Teen swim sensation Erika Fairweather lowered her own national record, but just missed the magic four-minute mark in her specialized 400-meter freestyle event.
The 19-year-old from Dunedin’s Neptune Swim Club won gold in the 400m free at the New Zealand Swimming Championships on Monday night, in a new personal best of 4:00.62, just 24 hours after removing the Women’s 200m freestyle on Sunday.
Despite a brilliant swim by second-placed Eve Thomas, who just missed out on a personal best but fell below the qualifying standard for the world champions, the only serious competition in the 400m freestyle final at Auckland’s Sir Owen Glenn National Aquatic Center was between Fairweather world class and the clock.
The Olympian was chasing the four minutes, hoping to become the fifth woman in the world to do so, but was pragmatic about her result and when she could get under four minutes.
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“I’m excited, a PB is a PB anyway,” Fairweather said.
Despite lowering her personal best from her previous national best of 4:00:97, set at the South Island champions in Invercargill in early March, Fairweather acknowledged that she actively swam to four minutes on Monday.
“I would have loved to crack it today, obviously it didn’t happen; I have it in the back of my pocket; I know it’s coming out soon, it’s just a matter of when,” she said.
Fairweather swam out of lane four, pulled into the lead and swam solid sections before a blistering final 50 meters in 29.07 seconds helped her lower her previous record.
After trailing just behind Fairweather for the first 300 meters, Thomas finished in a time of 4:08.40, just outside her personal best, with Caitlin Dean claiming bronze.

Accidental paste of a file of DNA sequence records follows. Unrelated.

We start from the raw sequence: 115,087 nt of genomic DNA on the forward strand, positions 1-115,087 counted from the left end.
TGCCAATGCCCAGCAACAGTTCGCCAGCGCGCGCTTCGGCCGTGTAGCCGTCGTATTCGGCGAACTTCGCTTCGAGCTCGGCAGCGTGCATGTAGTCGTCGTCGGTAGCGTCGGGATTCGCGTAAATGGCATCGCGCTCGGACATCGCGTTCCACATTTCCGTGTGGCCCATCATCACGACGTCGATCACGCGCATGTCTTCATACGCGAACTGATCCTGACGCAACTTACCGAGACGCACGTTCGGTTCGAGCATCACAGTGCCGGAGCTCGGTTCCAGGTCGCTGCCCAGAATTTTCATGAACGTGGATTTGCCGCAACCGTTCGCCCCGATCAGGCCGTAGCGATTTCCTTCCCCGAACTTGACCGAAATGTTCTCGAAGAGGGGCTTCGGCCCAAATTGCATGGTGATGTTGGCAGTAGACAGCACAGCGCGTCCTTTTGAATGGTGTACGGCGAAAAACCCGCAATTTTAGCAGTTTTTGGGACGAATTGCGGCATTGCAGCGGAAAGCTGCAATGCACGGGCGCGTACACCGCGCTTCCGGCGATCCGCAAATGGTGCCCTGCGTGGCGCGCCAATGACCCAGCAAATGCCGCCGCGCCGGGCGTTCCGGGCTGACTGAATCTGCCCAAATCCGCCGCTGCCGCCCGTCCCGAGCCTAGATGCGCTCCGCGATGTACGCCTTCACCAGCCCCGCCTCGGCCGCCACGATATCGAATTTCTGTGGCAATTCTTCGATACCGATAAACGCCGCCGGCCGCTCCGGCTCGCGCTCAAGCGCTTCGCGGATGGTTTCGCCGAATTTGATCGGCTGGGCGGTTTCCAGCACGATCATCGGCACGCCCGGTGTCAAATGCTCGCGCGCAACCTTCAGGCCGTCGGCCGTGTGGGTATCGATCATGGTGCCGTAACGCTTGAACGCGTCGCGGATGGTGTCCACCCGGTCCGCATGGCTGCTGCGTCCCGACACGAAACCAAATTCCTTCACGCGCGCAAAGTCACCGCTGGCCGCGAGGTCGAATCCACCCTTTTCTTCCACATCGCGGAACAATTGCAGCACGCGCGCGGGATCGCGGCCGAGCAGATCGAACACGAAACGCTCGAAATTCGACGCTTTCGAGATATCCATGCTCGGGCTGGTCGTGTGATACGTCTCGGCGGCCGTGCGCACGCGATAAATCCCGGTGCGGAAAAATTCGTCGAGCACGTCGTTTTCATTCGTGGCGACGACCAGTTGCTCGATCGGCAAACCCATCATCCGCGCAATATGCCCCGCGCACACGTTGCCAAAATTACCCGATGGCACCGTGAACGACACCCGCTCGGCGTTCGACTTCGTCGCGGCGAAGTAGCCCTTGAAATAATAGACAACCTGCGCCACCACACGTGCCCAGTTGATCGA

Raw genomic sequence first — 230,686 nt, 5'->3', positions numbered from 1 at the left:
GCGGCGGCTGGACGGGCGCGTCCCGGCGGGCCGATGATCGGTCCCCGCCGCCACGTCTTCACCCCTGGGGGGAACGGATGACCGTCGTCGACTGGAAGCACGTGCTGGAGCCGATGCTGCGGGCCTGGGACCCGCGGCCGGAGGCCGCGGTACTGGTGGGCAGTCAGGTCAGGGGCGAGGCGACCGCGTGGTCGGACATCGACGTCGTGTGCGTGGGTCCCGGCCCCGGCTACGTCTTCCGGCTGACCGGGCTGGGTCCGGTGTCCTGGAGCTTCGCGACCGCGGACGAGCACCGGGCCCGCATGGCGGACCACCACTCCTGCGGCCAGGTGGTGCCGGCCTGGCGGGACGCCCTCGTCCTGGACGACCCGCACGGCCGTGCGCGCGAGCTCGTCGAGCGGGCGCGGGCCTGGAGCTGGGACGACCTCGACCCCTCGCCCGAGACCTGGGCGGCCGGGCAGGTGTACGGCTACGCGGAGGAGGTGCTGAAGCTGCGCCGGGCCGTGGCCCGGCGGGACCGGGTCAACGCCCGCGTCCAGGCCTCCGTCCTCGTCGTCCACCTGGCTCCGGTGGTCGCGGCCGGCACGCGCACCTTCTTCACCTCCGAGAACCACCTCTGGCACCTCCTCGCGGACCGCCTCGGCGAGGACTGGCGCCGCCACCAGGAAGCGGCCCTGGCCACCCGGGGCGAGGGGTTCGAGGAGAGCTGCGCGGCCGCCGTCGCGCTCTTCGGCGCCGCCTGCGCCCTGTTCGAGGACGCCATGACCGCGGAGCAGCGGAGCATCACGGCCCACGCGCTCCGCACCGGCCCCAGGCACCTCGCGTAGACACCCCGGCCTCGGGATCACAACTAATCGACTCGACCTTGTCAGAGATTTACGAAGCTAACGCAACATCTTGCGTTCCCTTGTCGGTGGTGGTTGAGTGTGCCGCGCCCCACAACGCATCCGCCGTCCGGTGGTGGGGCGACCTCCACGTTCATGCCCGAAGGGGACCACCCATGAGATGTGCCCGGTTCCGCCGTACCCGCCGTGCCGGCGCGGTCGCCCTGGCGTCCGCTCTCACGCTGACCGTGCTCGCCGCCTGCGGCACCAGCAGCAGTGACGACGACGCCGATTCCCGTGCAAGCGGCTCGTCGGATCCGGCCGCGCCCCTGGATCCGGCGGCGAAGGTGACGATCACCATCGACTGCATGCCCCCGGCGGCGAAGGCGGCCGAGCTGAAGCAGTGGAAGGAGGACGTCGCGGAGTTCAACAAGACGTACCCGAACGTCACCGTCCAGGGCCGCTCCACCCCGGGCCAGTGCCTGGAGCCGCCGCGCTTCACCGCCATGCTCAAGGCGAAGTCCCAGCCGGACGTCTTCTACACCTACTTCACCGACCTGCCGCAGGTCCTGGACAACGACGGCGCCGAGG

Previously, Fairweather’s fellow Olympian Lewis Clareburt had to settle for a distant second behind another Neptune swimmer, Zac Reid, in the men’s 400m freestyle final.
Clareburt set the early pace for the first 300m but was caught off guard in the final 100m by Reid – who is recovering from illness after a long battle with Covid following hip surgery.
Clareburt, whose specialist events are the individual medley and butterfly, flew over the track ropes to congratulate Reid in an emotional post-race moment.
In addition to winning the national title, Reid’s time of 3:47.87 – just outside the New Zealand record – was below the required qualifying mark for the world championships.
“I have no words for it,” said an emotional Reid after the race.
“It’s been a really tough 18 months for me and to come and put that together today… I just don’t know what to say.
“Just a big thank you to everyone who has continued to believe in me and come out here and prove it makes it all so much fun,” said Reid.
Clareburt swam home in a time of 3:52:10.